Whether you feel stuck in a job, relationship or just plain stagnant in life there’s a part of you that knows you’re meant for more than the drudge you created over time. But how, on Earth, do you go about changing anything? Between your job that pays the bills but otherwise sucks, your relationship that’s gone on auto-pilot and shows no sign of changing and the minutiae of each day you barely have the bandwidth to muddle along your familiar rut, let alone try to dig yourself out of it toward something new and delicious.

You’re facing a Grand Canyon sized groove, carved out of cemented beliefs armed only with a shovel and expect the digging itself to do the trick. Sister, that is not going to work. At least not for long.

You want to start with those cemented beliefs first. Break them up. Dissolve them away and let the flow of life do the carving for you!! Looked at from this perspective it’s easy to see why forgiving yourself is important when you crave forward movement. Critical even!

1. The Giant Misunderstanding About Forgiveness

Forgiveness is not about passing over mistakes or unwelcome behavior. It is about reversing the flow of thought and energy you give to the past so you can focus on the future.

Every time you play a hurtful story in your head like, “I should’ve known better,” you give your time, energy and bandwidth to an event you can’t change. How effective are you at moving forward if your attention is looking backward? You can understand, then, why forgiving yourself is important because, without it, you create more of what you’ve done in the past.

Without forgiveness you…

…focus on what you think were mistakes –
…those mistakes make you view yourself and others a certain way –
…which make you behave the way you’ve always behaved –
…you create what you’ve always created.

And that, my lovely, is the very definition of a vicious cycle.

F.A.I.L.* to Win: 4 Simple Principles To Get You Out Of Your Own Way,” teaches you to think of forgiveness as a conscious intention about where you place your energy first (as in fore-giveness). Forgiveness is not an exercise in “getting over” the past or “letting it go.” Treat it like that and you’ll create resentment because it feels like someone has gotten a pass for bad behavior. Forgiveness is better treated as a practice in reclaiming your energy from injurious thoughts, habits and beliefs. The main reason forgiving yourself is important is by evaluating 1) where you’ve been wasting your energy and attention and 2) where you consciously would like your it all to go you neither let yourself off the hook for what might appear to be missteps nor criticize yourself for taking the path you have. Forgiving, and moving forward, is now just a choice.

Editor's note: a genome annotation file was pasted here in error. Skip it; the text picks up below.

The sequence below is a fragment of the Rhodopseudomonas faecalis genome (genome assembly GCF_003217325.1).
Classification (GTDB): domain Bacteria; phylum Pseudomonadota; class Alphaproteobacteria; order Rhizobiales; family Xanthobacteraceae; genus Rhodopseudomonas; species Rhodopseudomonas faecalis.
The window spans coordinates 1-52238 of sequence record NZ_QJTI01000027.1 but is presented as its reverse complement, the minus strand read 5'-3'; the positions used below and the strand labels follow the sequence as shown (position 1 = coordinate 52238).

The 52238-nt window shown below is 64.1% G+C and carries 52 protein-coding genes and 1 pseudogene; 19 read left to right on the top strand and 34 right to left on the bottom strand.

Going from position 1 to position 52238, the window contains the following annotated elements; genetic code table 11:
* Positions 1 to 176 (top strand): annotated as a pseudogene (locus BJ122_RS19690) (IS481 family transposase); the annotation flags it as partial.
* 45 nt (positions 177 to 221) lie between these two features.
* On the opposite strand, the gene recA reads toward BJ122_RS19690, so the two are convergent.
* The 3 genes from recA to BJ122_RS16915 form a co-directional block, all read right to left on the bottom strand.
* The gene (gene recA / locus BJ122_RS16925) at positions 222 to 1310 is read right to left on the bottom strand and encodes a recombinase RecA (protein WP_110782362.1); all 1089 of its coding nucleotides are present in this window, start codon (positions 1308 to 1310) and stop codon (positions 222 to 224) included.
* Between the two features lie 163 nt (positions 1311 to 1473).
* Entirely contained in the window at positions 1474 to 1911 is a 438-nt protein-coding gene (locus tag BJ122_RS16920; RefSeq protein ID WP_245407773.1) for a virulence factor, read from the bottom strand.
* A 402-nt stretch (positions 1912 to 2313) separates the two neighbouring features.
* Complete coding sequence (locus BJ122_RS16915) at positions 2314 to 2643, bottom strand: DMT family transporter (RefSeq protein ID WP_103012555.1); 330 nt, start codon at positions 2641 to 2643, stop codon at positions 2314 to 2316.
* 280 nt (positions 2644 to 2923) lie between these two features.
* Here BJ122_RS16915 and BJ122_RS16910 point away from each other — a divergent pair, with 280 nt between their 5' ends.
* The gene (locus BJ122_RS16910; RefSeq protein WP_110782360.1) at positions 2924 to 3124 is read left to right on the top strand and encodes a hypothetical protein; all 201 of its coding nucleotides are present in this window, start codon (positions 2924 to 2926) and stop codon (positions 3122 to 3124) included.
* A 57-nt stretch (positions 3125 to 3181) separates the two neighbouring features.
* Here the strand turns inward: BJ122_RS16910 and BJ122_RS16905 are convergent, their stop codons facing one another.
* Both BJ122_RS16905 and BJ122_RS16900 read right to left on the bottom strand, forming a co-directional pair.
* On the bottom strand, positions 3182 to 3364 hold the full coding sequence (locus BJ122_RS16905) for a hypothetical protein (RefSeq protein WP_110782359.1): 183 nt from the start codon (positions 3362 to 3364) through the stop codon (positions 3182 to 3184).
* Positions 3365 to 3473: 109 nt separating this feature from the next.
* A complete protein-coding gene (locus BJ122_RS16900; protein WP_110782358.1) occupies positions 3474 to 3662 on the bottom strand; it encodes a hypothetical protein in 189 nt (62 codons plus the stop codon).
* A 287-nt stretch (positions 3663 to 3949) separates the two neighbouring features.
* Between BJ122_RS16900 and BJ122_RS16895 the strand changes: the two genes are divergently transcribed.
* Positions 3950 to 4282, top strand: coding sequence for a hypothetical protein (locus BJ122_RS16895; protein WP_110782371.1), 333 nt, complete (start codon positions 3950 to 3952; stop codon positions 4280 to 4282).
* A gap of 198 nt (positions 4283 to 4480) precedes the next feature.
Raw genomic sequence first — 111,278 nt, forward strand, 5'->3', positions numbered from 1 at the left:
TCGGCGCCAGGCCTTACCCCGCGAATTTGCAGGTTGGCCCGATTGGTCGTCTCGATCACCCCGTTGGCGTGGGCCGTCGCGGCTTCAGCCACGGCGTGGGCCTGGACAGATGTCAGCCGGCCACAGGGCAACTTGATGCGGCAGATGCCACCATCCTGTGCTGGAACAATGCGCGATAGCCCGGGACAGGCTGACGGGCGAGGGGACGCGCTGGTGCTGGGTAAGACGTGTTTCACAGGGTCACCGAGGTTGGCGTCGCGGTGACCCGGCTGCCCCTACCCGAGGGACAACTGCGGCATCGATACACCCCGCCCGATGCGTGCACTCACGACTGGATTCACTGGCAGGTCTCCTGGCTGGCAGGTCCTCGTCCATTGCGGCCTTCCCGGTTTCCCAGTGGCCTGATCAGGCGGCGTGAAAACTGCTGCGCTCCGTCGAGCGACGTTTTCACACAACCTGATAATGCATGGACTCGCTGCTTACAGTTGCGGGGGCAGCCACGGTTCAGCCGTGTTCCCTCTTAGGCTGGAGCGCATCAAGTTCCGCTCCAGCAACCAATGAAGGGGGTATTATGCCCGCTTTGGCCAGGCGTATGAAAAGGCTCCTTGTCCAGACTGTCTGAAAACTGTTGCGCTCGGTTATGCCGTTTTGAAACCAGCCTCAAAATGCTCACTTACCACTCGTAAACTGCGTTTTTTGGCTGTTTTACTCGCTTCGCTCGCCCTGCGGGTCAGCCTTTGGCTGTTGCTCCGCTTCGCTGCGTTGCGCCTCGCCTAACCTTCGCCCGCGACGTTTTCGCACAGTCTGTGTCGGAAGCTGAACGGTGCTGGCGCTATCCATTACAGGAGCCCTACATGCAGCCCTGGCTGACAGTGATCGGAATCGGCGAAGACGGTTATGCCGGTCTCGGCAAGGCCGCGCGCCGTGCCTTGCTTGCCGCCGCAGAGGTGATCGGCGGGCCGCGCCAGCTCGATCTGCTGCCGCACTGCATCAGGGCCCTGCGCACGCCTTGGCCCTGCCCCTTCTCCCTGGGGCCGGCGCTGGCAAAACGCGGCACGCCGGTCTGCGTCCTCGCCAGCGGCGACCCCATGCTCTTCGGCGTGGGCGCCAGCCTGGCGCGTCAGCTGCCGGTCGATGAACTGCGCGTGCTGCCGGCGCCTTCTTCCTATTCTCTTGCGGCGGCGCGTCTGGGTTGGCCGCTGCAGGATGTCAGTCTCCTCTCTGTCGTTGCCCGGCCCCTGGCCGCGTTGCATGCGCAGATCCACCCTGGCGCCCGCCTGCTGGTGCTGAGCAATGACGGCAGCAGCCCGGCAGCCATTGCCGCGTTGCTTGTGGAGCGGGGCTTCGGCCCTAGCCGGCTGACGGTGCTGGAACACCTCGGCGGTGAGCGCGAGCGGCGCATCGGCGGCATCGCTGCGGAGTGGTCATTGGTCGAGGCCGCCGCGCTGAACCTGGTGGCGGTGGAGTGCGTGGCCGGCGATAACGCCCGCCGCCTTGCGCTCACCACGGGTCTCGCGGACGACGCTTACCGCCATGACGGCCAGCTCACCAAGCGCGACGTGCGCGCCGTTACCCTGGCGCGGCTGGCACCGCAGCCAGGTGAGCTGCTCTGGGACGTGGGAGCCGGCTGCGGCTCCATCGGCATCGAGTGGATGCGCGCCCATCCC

When you catch yourself berating past decisions or actions recognize that as an opportunity to redirect your attention to what you’re trying to create now. When you get angry with yourself for playing those thoughts on a loop … welp, that’s just more practice at forgiving yourself.

2. Forgiveness runs deeper than you think

Dig beyond the history you’d like to do-over and you’ll quickly understand why forgiving yourself is important for your successful future.

There’s forgiving yourself for what you actually did (or didn’t do) in the physical sense. Then, there’s the more important forgiveness work around thoughts of self-doubt, mistrust, envy or jadedness. For instance, if you’re going through a divorce you may wish you’d handled arguments differently or self-advocated more quickly. Take back the energy from that fruitless thinking, absolutely. And, recognize as a retrospective outlook that’s only part of the equation. What of your future?! Doesn’t it deserve more energy and attention than whatever scraps you have left over after lamenting your past?!